- Ernie Ball Wonder Wipes - individually wrapped lubricated disposable wipes, available in packs of 20. Less cost-effective than other conditioners but incredibly convenient, and those thin sheets can also be pulled beneath the strings.
FYI; note that manufacturers of coated strings generally don't advise using string cleaning products - with no specific practical or chemical reason given. We even tried to get an answer from Elixir as to why, but received the standard company line of "do not recommend"...
The most common conventional methods for improving string life-expectancy have now been discussed. But guitarists are weird creatures, so it won’t surprise you to hear that a few offbeat solutions frequently get banded about. Such as;
- A Guitar Setup: Weird but true. The easier a guitar is to play, the less work for the player, hence less sweat, equalling less corrosion to the strings. Bear in mind that even a cheap guitar could be made to feel like a million dollars with just some simple work by a good technician - check our “Introducing the Guitar Setup” article to learn more about this.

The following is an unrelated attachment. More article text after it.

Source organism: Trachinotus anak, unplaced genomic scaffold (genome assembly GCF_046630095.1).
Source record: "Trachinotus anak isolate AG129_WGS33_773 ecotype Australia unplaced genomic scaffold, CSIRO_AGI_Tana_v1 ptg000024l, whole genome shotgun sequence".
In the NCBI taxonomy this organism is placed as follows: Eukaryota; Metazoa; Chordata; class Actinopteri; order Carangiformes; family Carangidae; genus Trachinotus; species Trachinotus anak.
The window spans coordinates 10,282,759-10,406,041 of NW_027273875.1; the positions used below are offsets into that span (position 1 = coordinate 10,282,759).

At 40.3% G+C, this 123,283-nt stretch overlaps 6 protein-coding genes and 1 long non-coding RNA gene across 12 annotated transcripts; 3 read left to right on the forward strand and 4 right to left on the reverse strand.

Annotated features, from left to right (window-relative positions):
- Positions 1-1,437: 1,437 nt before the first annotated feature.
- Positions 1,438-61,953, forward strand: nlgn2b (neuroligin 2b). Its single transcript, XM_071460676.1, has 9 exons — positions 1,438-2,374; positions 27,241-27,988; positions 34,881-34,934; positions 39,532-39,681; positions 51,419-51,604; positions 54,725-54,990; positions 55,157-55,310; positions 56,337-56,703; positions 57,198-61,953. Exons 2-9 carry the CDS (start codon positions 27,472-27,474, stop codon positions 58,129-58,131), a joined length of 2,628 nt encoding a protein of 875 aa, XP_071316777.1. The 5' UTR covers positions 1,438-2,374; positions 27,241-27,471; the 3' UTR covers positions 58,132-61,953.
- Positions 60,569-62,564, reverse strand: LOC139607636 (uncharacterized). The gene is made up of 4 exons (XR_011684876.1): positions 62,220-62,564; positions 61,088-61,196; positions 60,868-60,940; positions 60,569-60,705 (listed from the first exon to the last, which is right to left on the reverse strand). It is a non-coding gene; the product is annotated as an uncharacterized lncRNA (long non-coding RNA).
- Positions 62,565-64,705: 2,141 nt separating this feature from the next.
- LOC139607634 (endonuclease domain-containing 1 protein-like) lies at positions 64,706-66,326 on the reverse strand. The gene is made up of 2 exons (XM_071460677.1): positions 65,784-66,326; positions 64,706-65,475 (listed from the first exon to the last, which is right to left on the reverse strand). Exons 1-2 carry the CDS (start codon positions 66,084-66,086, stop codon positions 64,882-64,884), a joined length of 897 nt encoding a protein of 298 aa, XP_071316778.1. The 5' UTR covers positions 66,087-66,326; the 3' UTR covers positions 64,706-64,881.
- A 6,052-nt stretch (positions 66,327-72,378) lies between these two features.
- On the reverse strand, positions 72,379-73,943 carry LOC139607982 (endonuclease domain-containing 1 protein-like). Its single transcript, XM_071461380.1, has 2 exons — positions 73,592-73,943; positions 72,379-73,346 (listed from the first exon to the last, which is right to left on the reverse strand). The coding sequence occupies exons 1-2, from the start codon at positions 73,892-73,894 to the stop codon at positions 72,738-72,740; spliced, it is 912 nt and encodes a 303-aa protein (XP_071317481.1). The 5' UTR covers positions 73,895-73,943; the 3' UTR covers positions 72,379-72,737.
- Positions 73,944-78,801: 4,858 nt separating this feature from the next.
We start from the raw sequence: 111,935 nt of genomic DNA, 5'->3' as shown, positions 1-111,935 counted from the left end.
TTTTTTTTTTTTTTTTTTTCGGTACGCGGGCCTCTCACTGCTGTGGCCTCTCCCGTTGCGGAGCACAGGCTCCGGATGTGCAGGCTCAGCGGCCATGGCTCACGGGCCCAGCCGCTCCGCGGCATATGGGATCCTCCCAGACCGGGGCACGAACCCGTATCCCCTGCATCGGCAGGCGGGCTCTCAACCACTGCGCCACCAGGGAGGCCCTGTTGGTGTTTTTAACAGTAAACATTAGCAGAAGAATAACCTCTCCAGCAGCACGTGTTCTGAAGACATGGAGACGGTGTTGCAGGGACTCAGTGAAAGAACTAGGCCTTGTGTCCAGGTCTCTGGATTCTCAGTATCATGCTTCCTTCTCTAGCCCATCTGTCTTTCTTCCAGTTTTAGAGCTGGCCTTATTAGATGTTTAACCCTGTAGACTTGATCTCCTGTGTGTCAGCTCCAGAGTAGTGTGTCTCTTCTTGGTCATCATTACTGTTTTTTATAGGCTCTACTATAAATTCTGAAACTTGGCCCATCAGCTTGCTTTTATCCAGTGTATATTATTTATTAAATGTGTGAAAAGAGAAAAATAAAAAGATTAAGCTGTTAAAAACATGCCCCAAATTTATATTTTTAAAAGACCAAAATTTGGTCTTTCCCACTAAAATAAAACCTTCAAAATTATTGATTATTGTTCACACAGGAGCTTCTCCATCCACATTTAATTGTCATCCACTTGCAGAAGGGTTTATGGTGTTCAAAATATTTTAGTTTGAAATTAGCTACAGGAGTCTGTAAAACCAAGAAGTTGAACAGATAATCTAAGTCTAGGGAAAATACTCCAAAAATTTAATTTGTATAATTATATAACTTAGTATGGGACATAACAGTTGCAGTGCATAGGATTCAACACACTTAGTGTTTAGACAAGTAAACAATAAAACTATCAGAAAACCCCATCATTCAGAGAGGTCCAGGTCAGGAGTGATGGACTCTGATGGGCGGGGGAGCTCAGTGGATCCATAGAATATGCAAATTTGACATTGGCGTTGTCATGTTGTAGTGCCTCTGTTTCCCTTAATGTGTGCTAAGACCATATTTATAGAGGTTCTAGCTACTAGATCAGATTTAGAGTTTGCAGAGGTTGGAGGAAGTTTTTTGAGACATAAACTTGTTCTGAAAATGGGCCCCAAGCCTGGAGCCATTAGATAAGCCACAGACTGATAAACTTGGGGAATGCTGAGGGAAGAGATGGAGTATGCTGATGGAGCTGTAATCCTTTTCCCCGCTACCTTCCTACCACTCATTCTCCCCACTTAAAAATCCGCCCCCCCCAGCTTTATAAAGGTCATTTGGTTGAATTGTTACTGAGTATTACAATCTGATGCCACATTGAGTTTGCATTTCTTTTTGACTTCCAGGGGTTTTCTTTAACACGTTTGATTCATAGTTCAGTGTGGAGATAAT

- A sprinkle of Johnsons Baby Powder: Even weirder, but apparently quite popular around Nashville. Supposedly keeps hands dry, with the added bonus of making the strings and neck feel more slippery. Probably smells nice too...
- White Spirit: A technique that’s genuinely used by a few bassists, who remove the strings from the headstock end, firmly wipe them down with a spirit soaked rag, and re-attach. We’d suggest avoiding this method, particularly if you’re a smoker.
- Boiling: Yes, you read that right. There really are people who frequently remove their entire set of strings, boil them in a pan of water for around 15 minutes, and re-attach them to the guitar. What’s even crazier is that this technique DOES actually make dead strings sound incredibly bright, although their life expectancy is possibly reduced to minutes...
Rust on the strings? Accept defeat - it’s too late to do anything. Take them off and give them a simple funeral. Unless you like the sound and feel of rusty strings, in which case carry on playing. Just make sure you're up to date with your tetanus jabs.